A conversation with a friend who says that language teaching and learning is political. Another episode of The Wire. Thoughts while painting a ceiling.
Series 4 is about education. The kids are being trained to learn how to sit the tests. Tests are important for the stats. The Baltimore education system is $54m in debt. The cops get reduced hours and no overtime so they can’t investigate the murder of about 22 young (black) men. The kids in school work on the corners. They sell drugs. They are useful because they are minors. An ex-cop is involved in an alternative system to socialise the kids and get them thinking. But it doesn’t continue because of funding. They have to concentrate on the stats.
In the 1990s I taught on Access courses-designed to capture people who had failed the education system. Before standards testing (i.e. in New Zealand – NZQA) we’d teach them to read. We’d ask them “Can you read better than before?” and they’d’ say “Yes”. One fellow demonstrated this by reading aloud all the posters in the classroom. Then came testing. We had to measure their skills. Some of them liked that they were ‘succeeding’ in tests. They hadn’t before. But the quality of teaching and learning fell. They didn’t get to learn what they needed.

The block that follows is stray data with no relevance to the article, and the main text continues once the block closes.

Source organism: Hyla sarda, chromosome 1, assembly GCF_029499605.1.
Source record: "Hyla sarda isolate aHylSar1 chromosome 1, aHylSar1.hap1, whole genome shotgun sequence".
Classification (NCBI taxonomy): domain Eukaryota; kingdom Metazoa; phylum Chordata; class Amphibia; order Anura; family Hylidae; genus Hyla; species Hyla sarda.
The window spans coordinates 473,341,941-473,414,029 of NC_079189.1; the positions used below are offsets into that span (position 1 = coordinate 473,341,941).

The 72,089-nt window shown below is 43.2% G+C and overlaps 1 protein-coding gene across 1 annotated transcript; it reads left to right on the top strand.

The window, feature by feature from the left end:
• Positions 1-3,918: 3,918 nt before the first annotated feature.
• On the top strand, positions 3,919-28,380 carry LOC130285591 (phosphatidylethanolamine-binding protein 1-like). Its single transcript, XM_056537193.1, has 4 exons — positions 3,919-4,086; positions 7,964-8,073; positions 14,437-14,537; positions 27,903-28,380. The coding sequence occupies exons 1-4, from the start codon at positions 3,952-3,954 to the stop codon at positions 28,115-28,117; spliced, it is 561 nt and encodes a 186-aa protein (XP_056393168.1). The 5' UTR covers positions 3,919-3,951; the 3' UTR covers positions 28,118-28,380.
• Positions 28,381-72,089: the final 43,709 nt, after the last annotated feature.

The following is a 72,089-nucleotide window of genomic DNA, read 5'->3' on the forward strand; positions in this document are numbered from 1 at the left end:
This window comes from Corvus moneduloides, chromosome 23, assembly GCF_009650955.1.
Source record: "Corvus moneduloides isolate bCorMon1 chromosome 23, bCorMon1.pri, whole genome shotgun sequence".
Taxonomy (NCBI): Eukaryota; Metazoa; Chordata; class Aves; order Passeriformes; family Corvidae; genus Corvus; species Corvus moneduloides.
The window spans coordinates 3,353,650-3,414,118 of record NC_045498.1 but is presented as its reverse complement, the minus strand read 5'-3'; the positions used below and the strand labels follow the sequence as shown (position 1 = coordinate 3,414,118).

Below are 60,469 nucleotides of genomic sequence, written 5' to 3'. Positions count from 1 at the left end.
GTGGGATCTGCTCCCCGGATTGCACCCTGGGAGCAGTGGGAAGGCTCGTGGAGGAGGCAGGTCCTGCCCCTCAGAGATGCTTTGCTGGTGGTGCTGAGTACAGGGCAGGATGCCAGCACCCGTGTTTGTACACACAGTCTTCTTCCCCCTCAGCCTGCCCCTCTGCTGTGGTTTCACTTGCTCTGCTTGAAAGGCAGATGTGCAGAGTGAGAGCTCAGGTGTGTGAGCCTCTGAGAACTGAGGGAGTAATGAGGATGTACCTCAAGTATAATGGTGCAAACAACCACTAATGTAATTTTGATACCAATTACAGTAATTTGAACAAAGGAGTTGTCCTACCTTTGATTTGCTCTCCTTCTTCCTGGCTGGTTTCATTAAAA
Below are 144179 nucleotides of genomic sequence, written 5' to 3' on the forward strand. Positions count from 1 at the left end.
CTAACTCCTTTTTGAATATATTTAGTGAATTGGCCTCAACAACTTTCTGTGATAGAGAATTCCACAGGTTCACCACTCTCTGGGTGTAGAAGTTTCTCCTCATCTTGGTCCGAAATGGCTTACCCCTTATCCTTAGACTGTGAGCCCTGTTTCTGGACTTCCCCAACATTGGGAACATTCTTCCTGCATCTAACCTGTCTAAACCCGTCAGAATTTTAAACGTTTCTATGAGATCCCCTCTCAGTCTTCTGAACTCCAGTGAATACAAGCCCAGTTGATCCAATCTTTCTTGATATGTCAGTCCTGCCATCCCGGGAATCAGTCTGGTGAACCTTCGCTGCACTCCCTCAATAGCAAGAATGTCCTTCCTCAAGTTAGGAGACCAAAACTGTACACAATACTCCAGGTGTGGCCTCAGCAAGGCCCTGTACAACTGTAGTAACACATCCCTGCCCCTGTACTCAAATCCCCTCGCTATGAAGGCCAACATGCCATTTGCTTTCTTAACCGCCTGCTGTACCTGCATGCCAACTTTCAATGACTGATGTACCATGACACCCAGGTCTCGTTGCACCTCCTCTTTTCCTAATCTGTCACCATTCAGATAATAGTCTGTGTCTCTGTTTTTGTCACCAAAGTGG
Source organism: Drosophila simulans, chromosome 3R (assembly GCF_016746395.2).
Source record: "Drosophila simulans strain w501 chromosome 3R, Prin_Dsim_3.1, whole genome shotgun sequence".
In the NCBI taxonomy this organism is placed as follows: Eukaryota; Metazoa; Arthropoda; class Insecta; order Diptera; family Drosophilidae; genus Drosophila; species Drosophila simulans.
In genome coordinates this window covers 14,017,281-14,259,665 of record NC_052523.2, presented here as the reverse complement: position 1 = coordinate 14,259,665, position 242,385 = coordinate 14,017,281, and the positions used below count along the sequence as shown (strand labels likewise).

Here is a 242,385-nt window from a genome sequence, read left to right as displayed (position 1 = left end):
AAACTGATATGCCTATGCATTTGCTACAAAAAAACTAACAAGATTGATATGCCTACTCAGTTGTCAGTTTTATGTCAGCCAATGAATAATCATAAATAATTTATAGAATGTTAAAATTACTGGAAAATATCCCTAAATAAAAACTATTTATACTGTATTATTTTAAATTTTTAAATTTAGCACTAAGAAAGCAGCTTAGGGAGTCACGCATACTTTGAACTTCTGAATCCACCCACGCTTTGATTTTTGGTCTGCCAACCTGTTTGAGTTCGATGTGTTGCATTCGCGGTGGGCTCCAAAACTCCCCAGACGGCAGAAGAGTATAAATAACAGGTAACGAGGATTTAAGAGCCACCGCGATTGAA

I recall three guys who collaborated: one could read but not understand, one understood but couldn’t read and the other wrote. Perfect. But after testing was introduced they had to do it individually.
Oh. Did I mention? They weren’t white.
Education IS political. We learn to understand power systems and use them. We learn to negotiate, input, advocate. We learn to escape our milieu (those of us educated in the happy 60s were able to do this). We cross boundaries. We think. We improve our lives. We understand other points of view. Sometimes we can estimate the grocery bill.
My parents did not go to secondary school. But they wanted me to. And it was the sixties. We could do that. I even went to university because it was free.
Now I just despair.
Time for the wine I can afford now. Because I have a job in education.